Women are achieving more college degrees than men. Very young girls are doing better than very young boys in school. Look under the hood and you will find that this most recent recession was significantly harder on men than on women. Men, apparently, do not “re-tool” themselves very well. In the so-called “backward” countries, the population’s desire for a first born son is going way down. So what does this do for diversity?
What this means is that we would do well to make sure we are choosing employees based on “the content of their character” and their ability to perform rather than filling any particular gender diversity goal. It’s not a matter of being politically correct, it is a matter of hiring correctly and effectively. And, it seems to me that those men who are in charge might want to realize that at some point, perhaps not in the too distant future, men will need the quota to make sure that they can fairly participate in employment. So don’t be too quick to “throw out the concept of quotas.” On the other hand, if we would only admit that there isn’t really any intellectual difference between genders for our knowledge workers, then perhaps we will minimize any need for the interference and constraints of affirmative action.
This gender bias thing is pretty touchy. Larry Summers lost his job at Harvard for indicating there might be genetic brain structure differences between men and women which somehow accounted for a lack of women in the science and mathematics fields. Maybe so, it wouldn’t surprise me. Yet this whole field of brain development and the nature versus nurture thing leaves a bunch of room for equivocation. The difficulty is, human nature being what it is, we cannot let knowledge be used to suppress one group of humans over another. So regardless of where you come in on this gender brain difference argument, and no matter what you think about “political correctness,” we might want to consider looking at the facts and running our businesses in a manner that ensures we use the best people we can find for the job at hand.
So my take on this is that since our jobs are moving away from physical strength based work to knowledge workers, there should be little to no difference inherent in our potential employees based on gender or orientation. We simply need to hire the best possible person for the position. And we see this at work in the hiring methods of the best retained recruiters. They hardly look at the usual “stuff” that we used to pay attention to when I was hiring. The criteria are all focused on what it takes to be successful in the position being filled. And that has little or nothing to do with the degrees a person has, or the industry experience. Rather it has to do with demonstrating that the applicant has in fact accomplished the tasks to be assigned. Extending that process even further, it doesn’t matter if a person is male, female, black, white, graduate, under-graduate, high-school only, immigrant, natural born citizen, etc. What matters is simply that they can demonstrate and I can verify that they can accomplish what I set out as the success factors for the position – and those are S.M.A.R.T. goals, essentially, that have to do with meeting the real needs of the company. All I need to do is make sure I have parked my prejudices at the door.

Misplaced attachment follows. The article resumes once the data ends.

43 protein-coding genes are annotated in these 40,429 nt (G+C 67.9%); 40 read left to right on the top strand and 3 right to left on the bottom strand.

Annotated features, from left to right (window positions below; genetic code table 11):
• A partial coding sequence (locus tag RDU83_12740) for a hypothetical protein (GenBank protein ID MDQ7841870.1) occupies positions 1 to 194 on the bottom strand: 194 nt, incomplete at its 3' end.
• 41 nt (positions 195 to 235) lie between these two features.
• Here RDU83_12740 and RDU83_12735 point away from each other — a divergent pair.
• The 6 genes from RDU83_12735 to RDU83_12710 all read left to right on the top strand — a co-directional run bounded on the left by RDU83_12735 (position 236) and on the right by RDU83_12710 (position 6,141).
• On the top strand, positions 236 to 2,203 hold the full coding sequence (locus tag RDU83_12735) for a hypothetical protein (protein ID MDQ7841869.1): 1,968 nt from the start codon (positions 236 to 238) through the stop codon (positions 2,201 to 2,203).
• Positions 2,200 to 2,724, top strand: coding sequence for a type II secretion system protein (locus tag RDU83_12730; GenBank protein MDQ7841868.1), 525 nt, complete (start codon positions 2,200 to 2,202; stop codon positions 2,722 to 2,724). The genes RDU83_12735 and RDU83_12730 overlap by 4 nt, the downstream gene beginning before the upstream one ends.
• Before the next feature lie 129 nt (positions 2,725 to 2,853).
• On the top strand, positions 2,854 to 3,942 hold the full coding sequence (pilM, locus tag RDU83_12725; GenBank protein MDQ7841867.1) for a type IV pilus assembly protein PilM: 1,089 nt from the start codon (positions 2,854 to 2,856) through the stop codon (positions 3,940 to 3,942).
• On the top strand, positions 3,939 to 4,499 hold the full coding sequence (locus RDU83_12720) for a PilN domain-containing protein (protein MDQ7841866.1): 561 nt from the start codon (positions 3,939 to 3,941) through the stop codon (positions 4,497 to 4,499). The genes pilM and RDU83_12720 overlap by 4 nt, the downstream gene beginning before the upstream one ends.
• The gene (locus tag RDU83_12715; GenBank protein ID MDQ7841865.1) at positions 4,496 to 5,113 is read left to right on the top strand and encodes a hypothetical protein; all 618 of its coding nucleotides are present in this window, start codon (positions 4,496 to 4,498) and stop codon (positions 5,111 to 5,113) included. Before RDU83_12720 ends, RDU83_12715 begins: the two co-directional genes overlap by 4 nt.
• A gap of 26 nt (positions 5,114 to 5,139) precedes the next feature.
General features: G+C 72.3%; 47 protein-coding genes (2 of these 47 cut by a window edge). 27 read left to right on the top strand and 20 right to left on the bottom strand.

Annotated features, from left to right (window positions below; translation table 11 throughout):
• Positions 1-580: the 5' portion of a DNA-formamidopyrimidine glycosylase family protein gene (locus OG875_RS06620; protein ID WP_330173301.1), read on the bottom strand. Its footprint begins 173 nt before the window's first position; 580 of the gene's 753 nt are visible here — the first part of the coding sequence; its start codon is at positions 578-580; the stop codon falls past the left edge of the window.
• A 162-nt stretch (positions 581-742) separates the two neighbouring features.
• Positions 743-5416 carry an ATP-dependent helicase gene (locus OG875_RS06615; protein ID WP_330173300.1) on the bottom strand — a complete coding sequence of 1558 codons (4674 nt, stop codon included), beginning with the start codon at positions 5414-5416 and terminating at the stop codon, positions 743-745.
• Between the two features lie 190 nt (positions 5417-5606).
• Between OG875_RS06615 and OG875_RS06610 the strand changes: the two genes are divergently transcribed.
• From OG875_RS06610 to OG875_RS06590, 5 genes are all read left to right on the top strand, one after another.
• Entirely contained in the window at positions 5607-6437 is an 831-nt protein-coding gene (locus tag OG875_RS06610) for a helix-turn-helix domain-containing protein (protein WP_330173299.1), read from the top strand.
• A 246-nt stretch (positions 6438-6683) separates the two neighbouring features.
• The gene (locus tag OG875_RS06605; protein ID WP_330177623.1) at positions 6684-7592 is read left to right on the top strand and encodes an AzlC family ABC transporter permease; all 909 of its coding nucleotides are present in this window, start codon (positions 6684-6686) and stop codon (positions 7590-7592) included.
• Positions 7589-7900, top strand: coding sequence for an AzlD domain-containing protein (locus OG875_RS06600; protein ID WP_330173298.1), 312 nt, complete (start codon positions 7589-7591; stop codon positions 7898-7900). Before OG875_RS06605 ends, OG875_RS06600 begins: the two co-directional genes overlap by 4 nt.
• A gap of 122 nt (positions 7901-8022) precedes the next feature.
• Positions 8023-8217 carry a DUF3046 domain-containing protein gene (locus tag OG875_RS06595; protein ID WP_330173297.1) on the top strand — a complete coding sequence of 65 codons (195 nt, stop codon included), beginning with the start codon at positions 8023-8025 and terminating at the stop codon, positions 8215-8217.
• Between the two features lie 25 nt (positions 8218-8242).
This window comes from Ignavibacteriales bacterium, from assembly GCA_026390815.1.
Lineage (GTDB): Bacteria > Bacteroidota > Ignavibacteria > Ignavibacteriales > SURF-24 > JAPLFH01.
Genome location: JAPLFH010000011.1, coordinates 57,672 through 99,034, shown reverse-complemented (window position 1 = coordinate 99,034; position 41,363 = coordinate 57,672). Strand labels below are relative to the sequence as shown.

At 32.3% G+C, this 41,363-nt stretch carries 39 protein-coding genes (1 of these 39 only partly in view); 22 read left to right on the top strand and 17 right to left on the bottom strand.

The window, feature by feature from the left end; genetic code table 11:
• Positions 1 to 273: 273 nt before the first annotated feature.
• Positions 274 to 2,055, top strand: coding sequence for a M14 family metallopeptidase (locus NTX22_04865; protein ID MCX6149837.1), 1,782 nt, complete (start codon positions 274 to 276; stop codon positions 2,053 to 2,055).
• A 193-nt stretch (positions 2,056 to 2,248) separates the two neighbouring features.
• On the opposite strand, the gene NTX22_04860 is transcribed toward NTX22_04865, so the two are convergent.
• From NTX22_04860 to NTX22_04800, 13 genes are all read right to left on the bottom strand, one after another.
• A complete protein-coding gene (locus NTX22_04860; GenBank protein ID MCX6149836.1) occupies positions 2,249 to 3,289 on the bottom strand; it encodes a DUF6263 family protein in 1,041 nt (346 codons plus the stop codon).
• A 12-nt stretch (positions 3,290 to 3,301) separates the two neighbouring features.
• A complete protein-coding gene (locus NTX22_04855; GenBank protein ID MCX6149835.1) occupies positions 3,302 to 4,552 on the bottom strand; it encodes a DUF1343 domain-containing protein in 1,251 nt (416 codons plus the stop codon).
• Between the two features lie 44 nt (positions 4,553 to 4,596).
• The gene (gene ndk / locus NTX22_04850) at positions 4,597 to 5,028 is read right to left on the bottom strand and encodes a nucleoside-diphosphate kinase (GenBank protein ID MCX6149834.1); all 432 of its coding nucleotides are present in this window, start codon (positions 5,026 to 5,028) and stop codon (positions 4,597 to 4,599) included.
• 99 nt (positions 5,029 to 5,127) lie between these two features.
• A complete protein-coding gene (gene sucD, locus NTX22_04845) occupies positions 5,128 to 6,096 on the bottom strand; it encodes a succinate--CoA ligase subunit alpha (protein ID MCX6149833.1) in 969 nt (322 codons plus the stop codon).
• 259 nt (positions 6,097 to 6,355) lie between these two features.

Stop and think about it. I could not care less if you have a degree in computer science as long as you can demonstrate that you “developed software for the consumer market according to budget and on time according to plan.” It wouldn’t matter to me your country of origin, your gender, orientation or any fancy titles. I’d just want to verify that you can accomplish what I’m asking you to accomplish. In many ways, we are accelerating this movement through the use of the internet as a basic research tool. We often have little clue about the normal demographic categories (age, gender, ethnicity, economic status, etc.) when it comes to communicating with someone in the social media, through e-mail or through blog sites. Instead of letting our prejudices determine a context for the information we receive, we are (or should be) forced to think about the information itself and see if it makes sense to us. No doubt we still have our own biases toward the subject and therefore will see what we believe in the data, but at least we often times are forced to abandon the other usual prejudices.
Slowly we are developing new skills and abandoning old ways of doing things. The process will have to be accelerated if our businesses are to thrive. So I’ve decided to let go of my doubt on the need for, use of and/or effectiveness of the new things that come along and instead, see if I can mine them for ways to help make change in the way I do things. The idea of social media minimizing the demographic prejudices I might have is a new twist on how I might think of that new medium. How about you? Are you ready to make sure you only hire based on the content of a person’s character and their ability to accomplish the success factors you outline?